Filmmaker Bill Morrison is one of the leading international artists working within the genre of found footage filmmaking. In his previous work, like The Highwater Trilogy (TFF '06) and Release (TFF '10), he often uses shots replete with signs of chemical deterioration and decay. He then refashions these images via digital processing techniques into meditations on the fragility of human existence. In The Miners' Hymns, Morrison shifts his emphasis from decaying footage to stunning black-and-white images that have been preserved in the British National Film Archives. From this raw material, Morrison artfully constructs a story of British coal miners at work below the surface of the earth, together with their vibrant, close-knit community above ground. Morrison intercuts this material with color footage that he himself filmed. These contemporary aerial landscapes of nondescript shopping malls and empty fields of green cover over the now-abandoned collieries situated in Northeast England.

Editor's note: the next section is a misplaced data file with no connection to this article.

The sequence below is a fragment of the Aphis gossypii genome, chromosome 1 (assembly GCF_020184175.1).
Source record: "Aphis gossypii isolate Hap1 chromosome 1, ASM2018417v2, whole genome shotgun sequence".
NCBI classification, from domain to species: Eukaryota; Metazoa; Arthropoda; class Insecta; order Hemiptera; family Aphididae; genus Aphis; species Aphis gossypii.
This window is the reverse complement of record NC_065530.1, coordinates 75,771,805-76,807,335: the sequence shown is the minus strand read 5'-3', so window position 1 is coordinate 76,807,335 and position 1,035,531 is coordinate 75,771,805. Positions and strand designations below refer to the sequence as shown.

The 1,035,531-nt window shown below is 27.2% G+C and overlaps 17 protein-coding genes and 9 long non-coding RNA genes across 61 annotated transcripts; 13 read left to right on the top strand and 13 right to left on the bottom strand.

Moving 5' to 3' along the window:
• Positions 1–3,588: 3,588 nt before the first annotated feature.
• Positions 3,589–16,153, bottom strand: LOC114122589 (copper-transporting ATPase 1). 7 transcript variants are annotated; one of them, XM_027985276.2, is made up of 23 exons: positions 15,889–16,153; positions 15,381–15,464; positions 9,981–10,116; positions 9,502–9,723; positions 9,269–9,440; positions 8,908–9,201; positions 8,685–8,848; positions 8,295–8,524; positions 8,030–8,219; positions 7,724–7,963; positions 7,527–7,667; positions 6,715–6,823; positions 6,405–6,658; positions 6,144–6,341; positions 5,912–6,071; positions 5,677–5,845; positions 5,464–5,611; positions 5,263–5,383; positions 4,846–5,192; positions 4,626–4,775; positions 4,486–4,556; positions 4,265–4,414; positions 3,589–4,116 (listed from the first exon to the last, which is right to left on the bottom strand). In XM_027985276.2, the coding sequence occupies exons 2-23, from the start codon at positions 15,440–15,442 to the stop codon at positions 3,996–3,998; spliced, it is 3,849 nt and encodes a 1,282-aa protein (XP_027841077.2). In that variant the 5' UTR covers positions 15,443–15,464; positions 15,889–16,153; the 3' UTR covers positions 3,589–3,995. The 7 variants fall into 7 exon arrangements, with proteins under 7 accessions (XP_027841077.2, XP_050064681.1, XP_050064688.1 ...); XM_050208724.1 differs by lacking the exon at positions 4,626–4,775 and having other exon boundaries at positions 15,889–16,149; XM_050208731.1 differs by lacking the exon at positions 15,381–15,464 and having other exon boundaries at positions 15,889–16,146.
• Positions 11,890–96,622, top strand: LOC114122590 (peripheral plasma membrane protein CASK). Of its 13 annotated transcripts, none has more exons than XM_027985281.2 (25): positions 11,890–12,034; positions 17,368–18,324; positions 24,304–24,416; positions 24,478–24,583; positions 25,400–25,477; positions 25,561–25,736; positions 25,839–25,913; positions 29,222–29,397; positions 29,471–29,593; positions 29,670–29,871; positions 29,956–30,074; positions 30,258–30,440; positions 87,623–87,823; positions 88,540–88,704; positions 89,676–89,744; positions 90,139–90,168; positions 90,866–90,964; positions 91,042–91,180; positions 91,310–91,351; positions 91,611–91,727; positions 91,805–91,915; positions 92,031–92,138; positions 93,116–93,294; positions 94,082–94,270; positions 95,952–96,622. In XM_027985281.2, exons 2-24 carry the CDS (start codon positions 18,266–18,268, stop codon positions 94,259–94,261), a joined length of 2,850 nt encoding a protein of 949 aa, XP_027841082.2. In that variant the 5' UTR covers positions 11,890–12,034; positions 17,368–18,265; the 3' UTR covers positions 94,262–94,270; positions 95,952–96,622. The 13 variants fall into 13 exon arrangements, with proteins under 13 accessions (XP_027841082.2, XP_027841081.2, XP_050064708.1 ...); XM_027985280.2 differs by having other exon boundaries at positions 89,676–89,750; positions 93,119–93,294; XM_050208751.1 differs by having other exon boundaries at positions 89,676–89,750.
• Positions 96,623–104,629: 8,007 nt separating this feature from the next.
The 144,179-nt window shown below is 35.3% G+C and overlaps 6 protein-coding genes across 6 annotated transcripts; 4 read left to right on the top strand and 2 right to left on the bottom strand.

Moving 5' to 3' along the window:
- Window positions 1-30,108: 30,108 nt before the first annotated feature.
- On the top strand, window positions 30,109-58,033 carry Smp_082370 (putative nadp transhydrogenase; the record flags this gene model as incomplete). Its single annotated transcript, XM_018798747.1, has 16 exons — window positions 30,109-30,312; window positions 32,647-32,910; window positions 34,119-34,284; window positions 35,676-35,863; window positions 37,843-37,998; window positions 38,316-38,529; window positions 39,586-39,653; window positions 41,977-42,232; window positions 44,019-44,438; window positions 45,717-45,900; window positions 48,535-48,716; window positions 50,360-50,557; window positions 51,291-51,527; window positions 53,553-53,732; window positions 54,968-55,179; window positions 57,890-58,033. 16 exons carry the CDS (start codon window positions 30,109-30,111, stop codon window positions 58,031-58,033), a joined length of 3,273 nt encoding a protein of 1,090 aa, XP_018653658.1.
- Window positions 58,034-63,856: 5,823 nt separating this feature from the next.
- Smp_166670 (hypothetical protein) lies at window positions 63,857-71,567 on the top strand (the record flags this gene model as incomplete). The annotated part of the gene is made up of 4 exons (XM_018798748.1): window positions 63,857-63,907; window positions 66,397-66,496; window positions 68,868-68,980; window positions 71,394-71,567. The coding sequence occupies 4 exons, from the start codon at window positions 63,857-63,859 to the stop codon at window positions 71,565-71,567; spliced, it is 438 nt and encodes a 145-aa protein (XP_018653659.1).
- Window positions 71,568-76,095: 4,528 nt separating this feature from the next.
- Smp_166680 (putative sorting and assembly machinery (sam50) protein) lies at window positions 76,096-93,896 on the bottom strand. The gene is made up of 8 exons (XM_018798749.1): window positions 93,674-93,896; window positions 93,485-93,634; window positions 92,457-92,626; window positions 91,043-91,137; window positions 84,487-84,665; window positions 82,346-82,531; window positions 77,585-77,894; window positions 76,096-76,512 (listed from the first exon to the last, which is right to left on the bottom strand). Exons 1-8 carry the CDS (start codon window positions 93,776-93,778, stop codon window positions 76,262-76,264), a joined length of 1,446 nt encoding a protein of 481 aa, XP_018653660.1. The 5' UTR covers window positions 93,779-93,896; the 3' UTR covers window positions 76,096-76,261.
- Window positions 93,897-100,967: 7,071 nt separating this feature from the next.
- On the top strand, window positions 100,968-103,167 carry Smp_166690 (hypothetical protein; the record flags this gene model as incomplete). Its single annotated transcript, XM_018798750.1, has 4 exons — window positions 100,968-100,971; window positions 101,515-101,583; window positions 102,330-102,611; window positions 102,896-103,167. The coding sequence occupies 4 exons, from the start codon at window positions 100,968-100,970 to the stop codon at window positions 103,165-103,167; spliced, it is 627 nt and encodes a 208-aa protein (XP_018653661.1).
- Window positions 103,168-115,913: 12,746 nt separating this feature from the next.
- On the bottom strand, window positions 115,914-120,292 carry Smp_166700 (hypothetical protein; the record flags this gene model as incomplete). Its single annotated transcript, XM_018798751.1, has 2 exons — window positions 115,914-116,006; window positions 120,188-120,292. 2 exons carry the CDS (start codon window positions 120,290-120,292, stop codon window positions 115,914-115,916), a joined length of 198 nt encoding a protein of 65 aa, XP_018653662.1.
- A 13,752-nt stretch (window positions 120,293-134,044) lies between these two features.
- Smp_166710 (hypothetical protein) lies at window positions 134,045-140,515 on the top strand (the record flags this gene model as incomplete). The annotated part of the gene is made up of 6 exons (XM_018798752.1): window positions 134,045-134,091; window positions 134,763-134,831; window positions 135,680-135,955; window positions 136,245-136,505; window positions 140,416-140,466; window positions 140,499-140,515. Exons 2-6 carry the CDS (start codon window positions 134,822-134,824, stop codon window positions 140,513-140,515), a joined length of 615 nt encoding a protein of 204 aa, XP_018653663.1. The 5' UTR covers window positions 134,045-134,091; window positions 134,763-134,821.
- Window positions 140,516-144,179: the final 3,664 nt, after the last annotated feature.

Morrison's compelling narrative pays tribute, in an emotionally moving and formally elegant fashion, to a vanished era of 20th-century working-class life. An original score by avant-garde Icelandic composer Jóhann Jóhannsson enriches this tale with a heartrending, elegiac tone.